Audio News

Weekly Audio News for Jan. 5, 2005


Published on January 5, 2005

Celebrity Guests Mingle at CES – Personalities from film,
sports, music, broadcast and other areas will be guests at the 2005
International Consumer Electronics Show which opens tomorrow in Las
Vegas. Six Grammy-winning producers – the names behind the hits – will
demonstrate 5.1 surround sound mixes and tell behind-the-scenes studio
stories at the CES South Plaza. Included are Elliot Scheiner, Al
Schmitt, Ed Cherney and George Massenburg. Invitation-only events:
Monster Cable’s Dealer Awards – Rod Stewart; Samsung – Bon Jovi; Gibson
Guitar – Ike Turner & Les Paul.

Monster Fiercely Defends Its Name
- Speaking of the Monsters, the cable and accessories maker has filed
lawsuits and trademark infringement claims against dozens of unrelated
companies for using the word monster in their names, products or
services. Their attorney reports he has registered more than 50
trademarks covering a wide variety of products – including food,
furniture and clothing. Among Monster’s targets are Hansen Beverages’
Monster Energy drink, Walt Disney for its hit movie “Monsters, Inc.,”
and a small clothing store in Camas, WA, named MonsterVintage.

Dolby Laboratories at CES
- Dolby will feature a new booth layout at CES illustrating how various
Dolby technologies impact the entertainment experience in the home and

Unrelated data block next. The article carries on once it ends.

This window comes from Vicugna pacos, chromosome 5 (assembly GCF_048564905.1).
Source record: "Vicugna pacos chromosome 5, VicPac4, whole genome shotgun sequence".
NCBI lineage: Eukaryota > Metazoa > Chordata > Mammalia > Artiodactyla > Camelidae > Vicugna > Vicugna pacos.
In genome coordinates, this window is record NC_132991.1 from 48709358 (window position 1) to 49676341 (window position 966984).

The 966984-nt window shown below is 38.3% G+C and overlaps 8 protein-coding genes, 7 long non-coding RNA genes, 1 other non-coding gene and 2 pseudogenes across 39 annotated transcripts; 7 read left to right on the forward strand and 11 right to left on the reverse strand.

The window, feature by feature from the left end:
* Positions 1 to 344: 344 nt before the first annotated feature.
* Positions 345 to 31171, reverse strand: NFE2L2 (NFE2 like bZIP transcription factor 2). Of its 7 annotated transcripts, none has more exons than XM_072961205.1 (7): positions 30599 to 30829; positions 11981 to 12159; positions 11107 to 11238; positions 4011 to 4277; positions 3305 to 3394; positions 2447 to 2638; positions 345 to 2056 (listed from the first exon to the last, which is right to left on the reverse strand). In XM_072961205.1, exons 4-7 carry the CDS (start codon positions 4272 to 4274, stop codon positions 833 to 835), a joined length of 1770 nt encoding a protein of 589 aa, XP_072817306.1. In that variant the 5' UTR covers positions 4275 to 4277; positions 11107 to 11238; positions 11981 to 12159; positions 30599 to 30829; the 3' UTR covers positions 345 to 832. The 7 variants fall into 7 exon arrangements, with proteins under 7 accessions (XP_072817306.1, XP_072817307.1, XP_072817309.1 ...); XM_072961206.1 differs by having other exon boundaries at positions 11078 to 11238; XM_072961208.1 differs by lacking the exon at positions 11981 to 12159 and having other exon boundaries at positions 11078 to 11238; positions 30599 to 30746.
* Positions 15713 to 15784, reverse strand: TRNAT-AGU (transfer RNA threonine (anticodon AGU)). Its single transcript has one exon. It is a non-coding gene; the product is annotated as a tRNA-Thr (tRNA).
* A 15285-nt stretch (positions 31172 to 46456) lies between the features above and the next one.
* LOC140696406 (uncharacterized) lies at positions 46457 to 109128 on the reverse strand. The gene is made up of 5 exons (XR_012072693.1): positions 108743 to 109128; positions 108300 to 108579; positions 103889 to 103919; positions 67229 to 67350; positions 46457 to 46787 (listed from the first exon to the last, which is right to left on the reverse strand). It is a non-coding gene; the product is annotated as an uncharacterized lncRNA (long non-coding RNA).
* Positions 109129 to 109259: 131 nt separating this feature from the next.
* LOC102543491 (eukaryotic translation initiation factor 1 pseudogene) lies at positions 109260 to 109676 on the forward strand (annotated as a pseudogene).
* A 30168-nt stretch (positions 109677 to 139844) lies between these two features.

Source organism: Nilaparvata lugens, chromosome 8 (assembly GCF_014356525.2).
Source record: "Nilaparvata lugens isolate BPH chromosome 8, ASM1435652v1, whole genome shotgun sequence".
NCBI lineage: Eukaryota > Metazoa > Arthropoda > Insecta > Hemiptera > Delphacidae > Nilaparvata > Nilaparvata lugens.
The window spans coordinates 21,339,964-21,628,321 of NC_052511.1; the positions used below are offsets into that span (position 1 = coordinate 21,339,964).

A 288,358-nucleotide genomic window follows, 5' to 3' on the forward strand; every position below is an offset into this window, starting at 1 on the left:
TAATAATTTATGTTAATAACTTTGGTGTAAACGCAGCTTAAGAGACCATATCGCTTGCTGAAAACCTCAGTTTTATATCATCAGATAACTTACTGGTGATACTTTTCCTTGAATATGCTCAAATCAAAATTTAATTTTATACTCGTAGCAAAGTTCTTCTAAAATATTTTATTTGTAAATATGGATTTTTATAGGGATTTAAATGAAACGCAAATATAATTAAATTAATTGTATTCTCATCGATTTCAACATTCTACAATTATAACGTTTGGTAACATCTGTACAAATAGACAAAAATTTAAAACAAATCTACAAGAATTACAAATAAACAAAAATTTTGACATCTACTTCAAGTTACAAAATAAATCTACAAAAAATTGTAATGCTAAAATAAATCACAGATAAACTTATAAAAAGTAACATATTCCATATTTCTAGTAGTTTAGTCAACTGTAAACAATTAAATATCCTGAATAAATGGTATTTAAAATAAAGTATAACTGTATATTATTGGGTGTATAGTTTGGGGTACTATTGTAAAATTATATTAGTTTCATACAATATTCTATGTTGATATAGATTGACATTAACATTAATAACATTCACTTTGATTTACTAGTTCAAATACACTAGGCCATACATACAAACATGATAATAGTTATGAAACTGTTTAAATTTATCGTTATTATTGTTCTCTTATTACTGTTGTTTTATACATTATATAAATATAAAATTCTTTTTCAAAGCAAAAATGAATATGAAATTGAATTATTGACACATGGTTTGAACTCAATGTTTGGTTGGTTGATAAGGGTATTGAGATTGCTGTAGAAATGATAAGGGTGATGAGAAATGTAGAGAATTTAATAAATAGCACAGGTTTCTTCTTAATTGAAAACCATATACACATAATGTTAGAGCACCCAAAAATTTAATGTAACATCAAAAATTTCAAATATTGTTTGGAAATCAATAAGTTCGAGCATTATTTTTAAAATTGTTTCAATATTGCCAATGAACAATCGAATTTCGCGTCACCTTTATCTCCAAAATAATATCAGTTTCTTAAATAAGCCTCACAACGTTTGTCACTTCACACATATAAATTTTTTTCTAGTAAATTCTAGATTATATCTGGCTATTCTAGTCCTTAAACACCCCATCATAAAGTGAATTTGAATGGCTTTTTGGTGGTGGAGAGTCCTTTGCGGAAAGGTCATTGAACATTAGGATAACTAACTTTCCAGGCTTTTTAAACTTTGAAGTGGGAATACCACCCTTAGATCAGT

car. Included will be a focus on Dolby Digital Plus – the new
enhancement to audio delivery in both broadcast and packaged media
formats. In their main theater leading multichannel audio entertainment
with both Dolby Digital Plus and MLP Lossless will be demonstrated.

Home Electronics Were Hot This Holiday Season
- Electronic items of all sorts are enjoying unprecedented popularity
among consumers today. Under pressure from Wal-Mart and online dealers
selling electronics at low prices, AV dealers throughout the country
are re-vamping their stores and trying to change the way discerning
customers buy their electronics. Some plan to install sensors that trip
instant demos of surround sound systems and plasma screens, and most
are offering skilled installers to put a home theater system into a
consumer’s house. The CEA expects consumer electronics sales in the
U.S. to surpass $108 billion for 2004 – an 8% increase over 2003.

- John Sunier




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